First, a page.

As I mentioned yesterday, going into E3 there wasn’t really much on my radar other  than Left 4 Dead. Perhaps a couple of other titles I had a passing interest in; the likes of Fallout 3 and Prince of Persia. But overall…my excitement levels were fairly low. Which makes it all the more pleasing when something like Mirror’s Edge comes along and surprises.

Preview: Mirror’s Edge

This game was announced a fair while back and there was even a trailer released in May which raised a few eyebrows. Despite that early video’s claim to be ‘all in-game footage’, though, I don’t think anybody quite believed it. A first-person platforming action adventure? Surely not?

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The video above quite rapidly dispelled any doubts about the game. It seems to pick up where Dark Messiah tentatively trod a couple of years ago, focusing on the acrobatic antics from Arkane’s FPS (first-person sworder) and turning them into a complete game, one which is closer to the clambering adventures of the Prince of Persia than any normal shooter.

Presuming that Mirror’s Edge doesn’t give you immediate motion sickness, it would seem to be another gaming Holy Grail: first-person platforming, something which many probably assumed would never work. We’ve been moving towards this stage incrementally for the last few years, even since Thief 3 made the player’s body visible. ‘Body awareness’ is crucial to Mirror’s Edge, enabling you to plant hands and feet exactly where they need to be to avoid plummeting to your doom.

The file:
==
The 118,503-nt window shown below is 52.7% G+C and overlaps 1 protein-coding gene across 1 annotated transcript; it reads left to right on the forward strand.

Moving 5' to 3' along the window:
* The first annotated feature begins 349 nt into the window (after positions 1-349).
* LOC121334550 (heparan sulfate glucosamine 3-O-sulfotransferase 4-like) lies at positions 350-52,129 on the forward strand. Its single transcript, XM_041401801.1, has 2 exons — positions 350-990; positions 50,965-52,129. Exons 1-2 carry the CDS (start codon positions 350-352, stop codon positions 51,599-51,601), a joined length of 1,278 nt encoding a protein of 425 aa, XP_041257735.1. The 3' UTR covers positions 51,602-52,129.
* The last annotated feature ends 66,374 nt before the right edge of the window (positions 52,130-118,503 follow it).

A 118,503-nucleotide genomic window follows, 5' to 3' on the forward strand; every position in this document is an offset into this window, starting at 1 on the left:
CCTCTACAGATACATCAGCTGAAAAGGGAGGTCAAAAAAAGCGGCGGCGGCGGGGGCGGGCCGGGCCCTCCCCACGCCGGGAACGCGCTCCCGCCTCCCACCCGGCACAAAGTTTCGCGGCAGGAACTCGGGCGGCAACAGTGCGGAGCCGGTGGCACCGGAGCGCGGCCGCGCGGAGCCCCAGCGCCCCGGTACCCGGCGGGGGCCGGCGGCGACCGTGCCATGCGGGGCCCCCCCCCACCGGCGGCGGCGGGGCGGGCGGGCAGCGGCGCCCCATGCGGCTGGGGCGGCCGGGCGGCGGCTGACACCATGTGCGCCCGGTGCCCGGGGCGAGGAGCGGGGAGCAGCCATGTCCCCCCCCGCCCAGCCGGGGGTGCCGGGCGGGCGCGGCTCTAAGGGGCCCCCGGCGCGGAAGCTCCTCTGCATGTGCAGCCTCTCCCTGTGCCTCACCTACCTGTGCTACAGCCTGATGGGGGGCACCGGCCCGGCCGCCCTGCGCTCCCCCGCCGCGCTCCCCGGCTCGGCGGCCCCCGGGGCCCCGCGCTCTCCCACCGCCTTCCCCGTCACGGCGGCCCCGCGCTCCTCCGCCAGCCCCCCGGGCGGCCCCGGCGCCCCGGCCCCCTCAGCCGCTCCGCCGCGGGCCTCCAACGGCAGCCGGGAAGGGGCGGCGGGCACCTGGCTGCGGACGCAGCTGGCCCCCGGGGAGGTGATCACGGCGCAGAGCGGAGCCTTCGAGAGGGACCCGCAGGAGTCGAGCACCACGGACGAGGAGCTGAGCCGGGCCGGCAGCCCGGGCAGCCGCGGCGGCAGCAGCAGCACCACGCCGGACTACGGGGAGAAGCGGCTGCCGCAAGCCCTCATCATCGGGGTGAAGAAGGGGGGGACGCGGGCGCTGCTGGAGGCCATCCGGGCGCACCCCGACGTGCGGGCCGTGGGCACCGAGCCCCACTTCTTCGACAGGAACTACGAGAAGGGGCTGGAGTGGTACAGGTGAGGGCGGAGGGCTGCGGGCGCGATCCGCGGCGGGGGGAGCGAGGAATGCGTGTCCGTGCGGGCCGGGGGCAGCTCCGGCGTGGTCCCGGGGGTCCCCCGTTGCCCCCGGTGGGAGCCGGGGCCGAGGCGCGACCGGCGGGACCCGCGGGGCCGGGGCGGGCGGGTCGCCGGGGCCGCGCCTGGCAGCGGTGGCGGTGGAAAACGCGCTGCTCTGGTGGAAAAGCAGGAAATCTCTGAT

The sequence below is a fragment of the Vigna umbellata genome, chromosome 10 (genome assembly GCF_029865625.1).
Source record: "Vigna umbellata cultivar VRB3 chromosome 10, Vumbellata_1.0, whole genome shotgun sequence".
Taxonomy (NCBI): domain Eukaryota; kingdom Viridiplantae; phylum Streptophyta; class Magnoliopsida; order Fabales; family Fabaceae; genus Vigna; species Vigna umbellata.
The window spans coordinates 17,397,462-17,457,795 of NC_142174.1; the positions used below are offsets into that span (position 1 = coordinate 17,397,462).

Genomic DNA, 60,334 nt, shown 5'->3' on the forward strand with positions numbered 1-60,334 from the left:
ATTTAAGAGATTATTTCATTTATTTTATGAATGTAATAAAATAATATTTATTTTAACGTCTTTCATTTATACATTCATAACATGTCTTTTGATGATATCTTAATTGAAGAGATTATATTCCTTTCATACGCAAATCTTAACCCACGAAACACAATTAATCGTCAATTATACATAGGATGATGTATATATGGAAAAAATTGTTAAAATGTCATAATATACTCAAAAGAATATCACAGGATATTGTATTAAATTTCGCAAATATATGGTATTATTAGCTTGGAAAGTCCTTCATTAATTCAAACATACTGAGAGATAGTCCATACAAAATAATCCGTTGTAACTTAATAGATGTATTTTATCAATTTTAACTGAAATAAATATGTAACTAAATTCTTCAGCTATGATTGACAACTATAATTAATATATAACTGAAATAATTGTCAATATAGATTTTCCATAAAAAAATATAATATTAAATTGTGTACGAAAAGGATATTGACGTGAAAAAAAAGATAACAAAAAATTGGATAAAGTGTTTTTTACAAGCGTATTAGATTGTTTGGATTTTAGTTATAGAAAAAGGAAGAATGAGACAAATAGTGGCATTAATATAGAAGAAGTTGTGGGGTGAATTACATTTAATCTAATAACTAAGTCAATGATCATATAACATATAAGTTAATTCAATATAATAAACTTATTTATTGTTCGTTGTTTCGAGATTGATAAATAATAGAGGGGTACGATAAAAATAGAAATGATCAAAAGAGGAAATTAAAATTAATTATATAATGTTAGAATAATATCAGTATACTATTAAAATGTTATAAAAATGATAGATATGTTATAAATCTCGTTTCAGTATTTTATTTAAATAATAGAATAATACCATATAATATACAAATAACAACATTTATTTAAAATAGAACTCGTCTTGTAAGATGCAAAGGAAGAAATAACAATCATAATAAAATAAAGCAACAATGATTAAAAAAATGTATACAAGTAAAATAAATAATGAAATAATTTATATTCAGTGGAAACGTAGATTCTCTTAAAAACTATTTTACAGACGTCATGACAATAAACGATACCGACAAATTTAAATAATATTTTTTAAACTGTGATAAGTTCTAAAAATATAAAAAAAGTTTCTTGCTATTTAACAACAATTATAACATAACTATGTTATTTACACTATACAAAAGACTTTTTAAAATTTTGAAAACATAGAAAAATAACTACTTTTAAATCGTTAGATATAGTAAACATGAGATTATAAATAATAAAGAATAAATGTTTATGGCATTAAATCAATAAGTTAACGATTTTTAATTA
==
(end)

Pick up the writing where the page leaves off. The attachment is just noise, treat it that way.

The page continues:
What remains to be seen is just how much skill is involved. Do timing, position and accuracy play important parts, or will it all be disappointingly automated? Assassin’s Creed‘s freerunning capabilities were astounding initially, until the ease and lack of challenge became apparent. While ease-of-use and accessibility are key factors in gaming these days, it’s a delicate balance to tread – in acrobatic games such as Ass Creed and MIrror’s Edge it’s just as important for the player to feel in control as it is to maintain fluidity of motion. With luck, Mirror’s Edge will find a happy medium.

I suspect that the game could end up becoming 2008’s Portal – innovative and unusual, pushing against the boundaries of a reactionary genre to create an experience that leaves people wondering “why didn’t anyone do this earlier?”

Here’s the arty new trailer:

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Categories: Games


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